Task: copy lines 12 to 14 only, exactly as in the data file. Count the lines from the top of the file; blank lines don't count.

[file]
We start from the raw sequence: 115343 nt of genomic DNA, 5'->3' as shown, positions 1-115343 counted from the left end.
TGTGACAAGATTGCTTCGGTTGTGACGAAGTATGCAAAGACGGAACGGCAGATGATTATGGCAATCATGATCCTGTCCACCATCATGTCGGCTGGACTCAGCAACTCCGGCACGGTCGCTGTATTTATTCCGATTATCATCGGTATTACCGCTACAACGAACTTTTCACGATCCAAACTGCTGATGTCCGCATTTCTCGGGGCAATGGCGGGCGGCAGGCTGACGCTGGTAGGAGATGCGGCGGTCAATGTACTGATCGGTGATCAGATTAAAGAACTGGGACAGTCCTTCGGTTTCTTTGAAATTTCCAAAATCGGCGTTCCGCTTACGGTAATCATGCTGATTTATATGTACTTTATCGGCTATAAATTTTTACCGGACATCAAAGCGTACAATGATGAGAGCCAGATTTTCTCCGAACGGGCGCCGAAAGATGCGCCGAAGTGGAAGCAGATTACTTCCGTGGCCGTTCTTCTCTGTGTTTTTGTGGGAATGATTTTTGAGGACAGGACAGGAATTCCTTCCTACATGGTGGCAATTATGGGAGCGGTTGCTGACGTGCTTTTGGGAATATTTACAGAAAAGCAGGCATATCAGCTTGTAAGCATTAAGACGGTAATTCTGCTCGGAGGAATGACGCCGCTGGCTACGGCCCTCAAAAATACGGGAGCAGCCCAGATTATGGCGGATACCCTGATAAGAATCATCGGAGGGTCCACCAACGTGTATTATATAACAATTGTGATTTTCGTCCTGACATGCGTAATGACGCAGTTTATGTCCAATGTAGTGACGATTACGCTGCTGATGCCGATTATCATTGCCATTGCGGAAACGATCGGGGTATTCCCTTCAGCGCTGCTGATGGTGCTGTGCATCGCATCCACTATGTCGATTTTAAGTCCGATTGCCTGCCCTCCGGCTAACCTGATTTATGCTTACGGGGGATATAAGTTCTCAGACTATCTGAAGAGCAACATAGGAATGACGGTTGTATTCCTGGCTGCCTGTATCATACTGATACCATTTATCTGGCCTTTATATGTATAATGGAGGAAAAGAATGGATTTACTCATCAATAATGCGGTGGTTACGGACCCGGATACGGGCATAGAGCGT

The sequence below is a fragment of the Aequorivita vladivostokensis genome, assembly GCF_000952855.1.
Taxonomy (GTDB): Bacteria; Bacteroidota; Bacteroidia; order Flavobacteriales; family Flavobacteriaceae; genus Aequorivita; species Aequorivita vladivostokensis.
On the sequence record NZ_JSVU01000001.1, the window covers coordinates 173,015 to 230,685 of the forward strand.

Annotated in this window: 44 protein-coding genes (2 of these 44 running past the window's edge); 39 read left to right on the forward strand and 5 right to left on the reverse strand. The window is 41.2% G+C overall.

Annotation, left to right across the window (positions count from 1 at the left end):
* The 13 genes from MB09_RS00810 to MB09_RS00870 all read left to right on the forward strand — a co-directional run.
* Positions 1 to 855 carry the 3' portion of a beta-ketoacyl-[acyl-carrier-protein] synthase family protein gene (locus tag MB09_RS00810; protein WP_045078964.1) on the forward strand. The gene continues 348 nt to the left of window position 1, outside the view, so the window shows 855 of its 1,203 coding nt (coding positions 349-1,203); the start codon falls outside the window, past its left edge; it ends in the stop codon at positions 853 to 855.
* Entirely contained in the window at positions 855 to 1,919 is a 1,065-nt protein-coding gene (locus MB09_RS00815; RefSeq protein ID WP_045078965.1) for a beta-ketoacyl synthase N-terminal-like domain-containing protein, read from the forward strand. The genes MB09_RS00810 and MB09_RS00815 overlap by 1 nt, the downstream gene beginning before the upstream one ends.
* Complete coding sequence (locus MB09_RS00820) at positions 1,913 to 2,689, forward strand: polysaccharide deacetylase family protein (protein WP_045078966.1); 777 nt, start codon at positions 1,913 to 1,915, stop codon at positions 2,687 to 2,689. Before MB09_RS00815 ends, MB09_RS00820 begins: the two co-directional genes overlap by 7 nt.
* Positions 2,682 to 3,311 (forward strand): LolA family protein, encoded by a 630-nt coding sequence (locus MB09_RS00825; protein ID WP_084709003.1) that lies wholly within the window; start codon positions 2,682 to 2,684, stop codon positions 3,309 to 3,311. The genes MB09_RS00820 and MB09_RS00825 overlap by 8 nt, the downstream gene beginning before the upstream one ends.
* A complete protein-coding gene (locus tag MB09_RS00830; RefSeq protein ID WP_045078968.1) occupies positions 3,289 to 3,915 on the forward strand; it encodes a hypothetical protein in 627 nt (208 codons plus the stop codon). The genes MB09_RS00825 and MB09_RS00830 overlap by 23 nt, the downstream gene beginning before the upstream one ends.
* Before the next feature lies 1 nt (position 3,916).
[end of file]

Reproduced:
* Positions 2,682 to 3,311 (forward strand): LolA family protein, encoded by a 630-nt coding sequence (locus MB09_RS00825; protein ID WP_084709003.1) that lies wholly within the window; start codon positions 2,682 to 2,684, stop codon positions 3,309 to 3,311. The genes MB09_RS00820 and MB09_RS00825 overlap by 8 nt, the downstream gene beginning before the upstream one ends.
* A complete protein-coding gene (locus tag MB09_RS00830; RefSeq protein ID WP_045078968.1) occupies positions 3,289 to 3,915 on the forward strand; it encodes a hypothetical protein in 627 nt (208 codons plus the stop codon). The genes MB09_RS00825 and MB09_RS00830 overlap by 23 nt, the downstream gene beginning before the upstream one ends.
* Before the next feature lies 1 nt (position 3,916).